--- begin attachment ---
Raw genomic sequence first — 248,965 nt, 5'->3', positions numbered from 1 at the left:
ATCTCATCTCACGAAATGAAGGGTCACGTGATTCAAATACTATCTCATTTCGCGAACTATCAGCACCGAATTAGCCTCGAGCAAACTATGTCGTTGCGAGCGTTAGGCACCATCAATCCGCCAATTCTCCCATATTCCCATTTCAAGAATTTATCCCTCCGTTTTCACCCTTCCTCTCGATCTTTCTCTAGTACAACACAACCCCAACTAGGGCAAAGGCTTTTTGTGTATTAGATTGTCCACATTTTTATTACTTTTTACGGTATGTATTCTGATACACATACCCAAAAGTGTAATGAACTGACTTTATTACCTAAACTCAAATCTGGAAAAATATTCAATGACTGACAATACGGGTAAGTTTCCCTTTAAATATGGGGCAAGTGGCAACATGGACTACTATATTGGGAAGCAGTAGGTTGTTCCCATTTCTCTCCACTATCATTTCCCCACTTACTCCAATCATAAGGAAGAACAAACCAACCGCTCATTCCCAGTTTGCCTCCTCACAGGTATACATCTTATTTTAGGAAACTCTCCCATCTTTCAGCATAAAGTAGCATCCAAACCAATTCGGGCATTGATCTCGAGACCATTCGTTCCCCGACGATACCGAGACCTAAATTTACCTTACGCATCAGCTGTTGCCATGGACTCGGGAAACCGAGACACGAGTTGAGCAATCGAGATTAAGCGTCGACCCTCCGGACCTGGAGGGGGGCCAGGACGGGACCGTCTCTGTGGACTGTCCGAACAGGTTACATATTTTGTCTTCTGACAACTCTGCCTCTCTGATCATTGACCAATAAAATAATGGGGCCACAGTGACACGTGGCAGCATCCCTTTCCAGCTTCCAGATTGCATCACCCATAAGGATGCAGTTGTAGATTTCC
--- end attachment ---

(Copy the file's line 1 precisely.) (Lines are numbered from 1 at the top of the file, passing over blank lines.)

Raw genomic sequence first — 248,965 nt, 5'->3', positions numbered from 1 at the left: